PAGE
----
The near doubling of the stock of Omega Protein (NYSE:OME), one of the last large-scale menhaden processors and fish meal producers remaining in the U.S., has come entirely as a result of fish meal supply reductions in Peru that we believe are entirely temporary and are abating as you read this. Versus the current share price of $10.70, we see potential downside to $6.35 on the basis of returning Peruvian supply and higher labor costs, with a potent additional catalyst available to drive the share price even lower.
The menhaden, a small, oily fish, is extracted in bulk by purse seine boats from the Atlantic and the Gulf Coast, and the entirety of the catch is then cooked, pressed to remove the oil, and subsequently dried and ground into fish meal. The meal, which comprises around 70% of the company's revenue, is used as a source of protein in feed for livestock, fish, and pets, while the oil is also sold as a feed ingredient but primarily for the aquaculture industry. Ignore the pictures of fish oil pills on the company's website and investor presentation: in 2012 the company's "human nutrition" segment made up less than 10% of Omega's total revenues. Rather, the company's oil and meal products are for the most part unrefined and fully commoditized products that are relatively fungible with other global sources of fish oil and meal, whether Scandinavian, Japanese, or, importantly, Peruvian - it is only the pure protein that matters to China, which thanks to its aquaculture industry is the largest consumer of fish meal globally (almost 40% of the Omega's revenue was generated by Chinese buyers in 2012).
Omega's stock is up more than 75% year-to-date. While the company has acquired an additional human nutrition business - oddly, a whey protein manufacturer in Wisconsin - the reality is that the gains to date have come entirely from one very simple thing: massively higher fish meal prices brought on by extreme government restrictions to the Peruvian anchovy catch, announced in October 2012. Peru's Ocean Institute (IMARPE) found last year that the anchovy biomass in Peru had fallen dramatically, resulting in widespread international press coverage and prompting President Ollanta Humala to announce to reporters last year that "the Peruvian anchovy is in danger of extinction." Production was subsequently cut 68% year-over-year. As Peru has recently accounted for roughly 30% of global fish meal supply, the cut was a huge boon to Omega Protein, which saw revenue rise 19% and gross profit 36% in Q1 2013 on the back of a 30% increase in global fish meal prices in the months following the implementation of the lower quota.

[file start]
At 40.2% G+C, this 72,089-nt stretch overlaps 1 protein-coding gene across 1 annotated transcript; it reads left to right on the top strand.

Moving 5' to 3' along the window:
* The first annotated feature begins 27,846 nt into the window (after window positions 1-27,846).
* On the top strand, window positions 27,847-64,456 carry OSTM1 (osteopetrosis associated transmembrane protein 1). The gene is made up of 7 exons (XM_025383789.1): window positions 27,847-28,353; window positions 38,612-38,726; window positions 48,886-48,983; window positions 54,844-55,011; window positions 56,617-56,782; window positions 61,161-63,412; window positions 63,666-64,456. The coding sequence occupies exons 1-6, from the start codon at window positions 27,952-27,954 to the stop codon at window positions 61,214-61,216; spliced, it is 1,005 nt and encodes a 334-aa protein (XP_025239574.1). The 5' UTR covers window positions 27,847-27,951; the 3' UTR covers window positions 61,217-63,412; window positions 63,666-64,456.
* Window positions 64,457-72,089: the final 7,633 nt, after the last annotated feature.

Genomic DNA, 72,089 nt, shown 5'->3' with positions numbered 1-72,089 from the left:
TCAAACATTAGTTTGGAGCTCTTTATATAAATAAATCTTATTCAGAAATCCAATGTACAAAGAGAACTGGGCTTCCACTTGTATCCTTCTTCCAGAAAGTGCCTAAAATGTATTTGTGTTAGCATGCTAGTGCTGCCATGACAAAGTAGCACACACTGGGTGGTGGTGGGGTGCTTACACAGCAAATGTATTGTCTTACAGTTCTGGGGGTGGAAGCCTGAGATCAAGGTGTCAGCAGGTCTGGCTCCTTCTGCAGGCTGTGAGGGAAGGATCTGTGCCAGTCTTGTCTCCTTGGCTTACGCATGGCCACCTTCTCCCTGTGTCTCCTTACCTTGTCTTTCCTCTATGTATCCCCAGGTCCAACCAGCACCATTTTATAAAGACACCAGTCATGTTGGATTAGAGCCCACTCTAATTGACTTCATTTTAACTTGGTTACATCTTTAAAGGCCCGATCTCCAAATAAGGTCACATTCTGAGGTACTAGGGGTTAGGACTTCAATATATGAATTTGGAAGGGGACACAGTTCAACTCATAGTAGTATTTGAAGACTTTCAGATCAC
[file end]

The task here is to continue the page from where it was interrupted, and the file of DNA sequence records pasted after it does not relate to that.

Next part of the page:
What investors are missing here is that the cuts were based on incorrect science and will likely prove only temporary: essentially, the government overreacted to bad data. The reality was that unusual climactic conditions caused by warm Kelvin waves drove anchovies to cold, deeper waters, which the government, according to Peruvian industry body the National Fisheries Society, misinterpreted as a severe reduction in the biomass due to overfishing, likely in part for political reasons. But the anchovies are now back in force, a fact which the government has evidently recognized. In April 2013 a second IMARPE study estimated anchovy biomass at 10.8 to 12.1 million tons, more than double the prior estimate of 5.3 million tons (versus a "sustainable" level of 6.0 million tons and an average level of around 7.4 million tons over the last 12 years). The new quota for the 1H'13 season is down only 24% year over year, and the director of Peru's top fish meal producer TASA stated in May that he expects the company's output to double and overall Peruvian production to return to normalized 2011 levels by 2014 (an increase of over 40% from anticipated 2013 production). Anticipating this higher output, prices have already begun to fall (despite the Peruvian fishing season having only just begun) - according to industry data, prices for standard Peruvian fish meal in Chinese ports are now down almost 10% from April, and with minimal buyer demand even at these lowered prices stocks are now accumulating in Peru.